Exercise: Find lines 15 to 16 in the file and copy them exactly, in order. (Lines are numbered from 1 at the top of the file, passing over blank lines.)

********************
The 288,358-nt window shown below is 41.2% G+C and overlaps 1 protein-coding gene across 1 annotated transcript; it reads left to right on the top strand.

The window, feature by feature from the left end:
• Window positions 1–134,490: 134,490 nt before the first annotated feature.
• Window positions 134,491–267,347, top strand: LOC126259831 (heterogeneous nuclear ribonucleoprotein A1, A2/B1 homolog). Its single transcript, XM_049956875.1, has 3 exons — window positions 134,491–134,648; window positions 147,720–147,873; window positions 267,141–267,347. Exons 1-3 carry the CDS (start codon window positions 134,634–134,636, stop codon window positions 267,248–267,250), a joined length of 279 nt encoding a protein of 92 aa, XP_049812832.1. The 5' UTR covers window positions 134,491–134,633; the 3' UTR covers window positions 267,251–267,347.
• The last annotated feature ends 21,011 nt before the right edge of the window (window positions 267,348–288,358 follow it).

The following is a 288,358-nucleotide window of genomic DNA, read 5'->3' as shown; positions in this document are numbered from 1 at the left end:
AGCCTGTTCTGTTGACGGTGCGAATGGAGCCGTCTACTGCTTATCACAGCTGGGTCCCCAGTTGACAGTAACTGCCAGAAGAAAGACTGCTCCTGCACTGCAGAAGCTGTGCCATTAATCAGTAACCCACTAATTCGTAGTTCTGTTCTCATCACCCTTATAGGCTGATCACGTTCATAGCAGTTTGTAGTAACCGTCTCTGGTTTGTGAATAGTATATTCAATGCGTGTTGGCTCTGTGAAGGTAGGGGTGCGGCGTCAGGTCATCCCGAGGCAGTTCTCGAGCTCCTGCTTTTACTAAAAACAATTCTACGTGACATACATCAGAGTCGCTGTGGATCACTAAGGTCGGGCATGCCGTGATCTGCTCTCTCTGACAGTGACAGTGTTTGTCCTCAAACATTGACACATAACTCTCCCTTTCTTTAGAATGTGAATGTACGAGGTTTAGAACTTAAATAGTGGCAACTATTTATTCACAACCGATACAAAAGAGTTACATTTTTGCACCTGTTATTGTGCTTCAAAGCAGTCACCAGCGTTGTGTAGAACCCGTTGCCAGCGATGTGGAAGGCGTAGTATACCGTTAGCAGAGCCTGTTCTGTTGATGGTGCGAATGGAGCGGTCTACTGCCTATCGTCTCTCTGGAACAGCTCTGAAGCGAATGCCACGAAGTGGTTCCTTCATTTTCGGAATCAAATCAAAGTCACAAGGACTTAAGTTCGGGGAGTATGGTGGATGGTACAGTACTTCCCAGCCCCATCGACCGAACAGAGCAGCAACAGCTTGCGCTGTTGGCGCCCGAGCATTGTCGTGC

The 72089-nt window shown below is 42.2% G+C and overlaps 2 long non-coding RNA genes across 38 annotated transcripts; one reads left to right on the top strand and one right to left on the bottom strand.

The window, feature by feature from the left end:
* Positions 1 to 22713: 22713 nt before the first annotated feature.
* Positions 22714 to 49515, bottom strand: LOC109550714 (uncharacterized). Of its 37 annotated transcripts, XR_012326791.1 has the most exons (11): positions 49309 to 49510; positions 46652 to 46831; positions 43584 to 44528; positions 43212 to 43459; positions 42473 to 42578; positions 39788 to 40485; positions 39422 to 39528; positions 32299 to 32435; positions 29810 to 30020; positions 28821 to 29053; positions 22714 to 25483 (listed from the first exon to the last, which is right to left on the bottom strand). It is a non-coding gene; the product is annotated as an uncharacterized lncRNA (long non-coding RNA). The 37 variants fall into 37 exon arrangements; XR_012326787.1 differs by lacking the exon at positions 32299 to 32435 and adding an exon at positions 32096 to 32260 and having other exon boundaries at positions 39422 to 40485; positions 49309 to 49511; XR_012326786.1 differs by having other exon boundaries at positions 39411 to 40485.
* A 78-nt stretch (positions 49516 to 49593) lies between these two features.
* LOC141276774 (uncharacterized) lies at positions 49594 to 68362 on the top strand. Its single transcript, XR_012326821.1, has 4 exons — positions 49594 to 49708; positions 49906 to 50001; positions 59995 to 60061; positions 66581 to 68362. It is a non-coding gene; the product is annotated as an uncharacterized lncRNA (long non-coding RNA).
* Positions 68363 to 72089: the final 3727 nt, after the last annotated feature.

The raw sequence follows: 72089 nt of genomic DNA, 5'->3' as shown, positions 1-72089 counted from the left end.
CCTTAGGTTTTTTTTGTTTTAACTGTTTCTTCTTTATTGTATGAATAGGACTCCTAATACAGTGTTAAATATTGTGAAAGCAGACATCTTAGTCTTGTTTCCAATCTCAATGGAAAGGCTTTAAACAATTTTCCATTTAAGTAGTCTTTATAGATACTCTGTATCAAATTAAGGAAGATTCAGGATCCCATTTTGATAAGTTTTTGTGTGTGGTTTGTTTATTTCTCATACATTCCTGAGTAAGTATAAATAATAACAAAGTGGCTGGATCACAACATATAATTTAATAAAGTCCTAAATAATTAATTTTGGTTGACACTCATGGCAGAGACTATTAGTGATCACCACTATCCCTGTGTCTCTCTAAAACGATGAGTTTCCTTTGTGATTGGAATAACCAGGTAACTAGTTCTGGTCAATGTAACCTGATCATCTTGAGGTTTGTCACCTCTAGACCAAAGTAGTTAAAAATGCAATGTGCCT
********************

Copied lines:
The raw sequence follows: 72089 nt of genomic DNA, 5'->3' as shown, positions 1-72089 counted from the left end.
CCTTAGGTTTTTTTTGTTTTAACTGTTTCTTCTTTATTGTATGAATAGGACTCCTAATACAGTGTTAAATATTGTGAAAGCAGACATCTTAGTCTTGTTTCCAATCTCAATGGAAAGGCTTTAAACAATTTTCCATTTAAGTAGTCTTTATAGATACTCTGTATCAAATTAAGGAAGATTCAGGATCCCATTTTGATAAGTTTTTGTGTGTGGTTTGTTTATTTCTCATACATTCCTGAGTAAGTATAAATAATAACAAAGTGGCTGGATCACAACATATAATTTAATAAAGTCCTAAATAATTAATTTTGGTTGACACTCATGGCAGAGACTATTAGTGATCACCACTATCCCTGTGTCTCTCTAAAACGATGAGTTTCCTTTGTGATTGGAATAACCAGGTAACTAGTTCTGGTCAATGTAACCTGATCATCTTGAGGTTTGTCACCTCTAGACCAAAGTAGTTAAAAATGCAATGTGCCT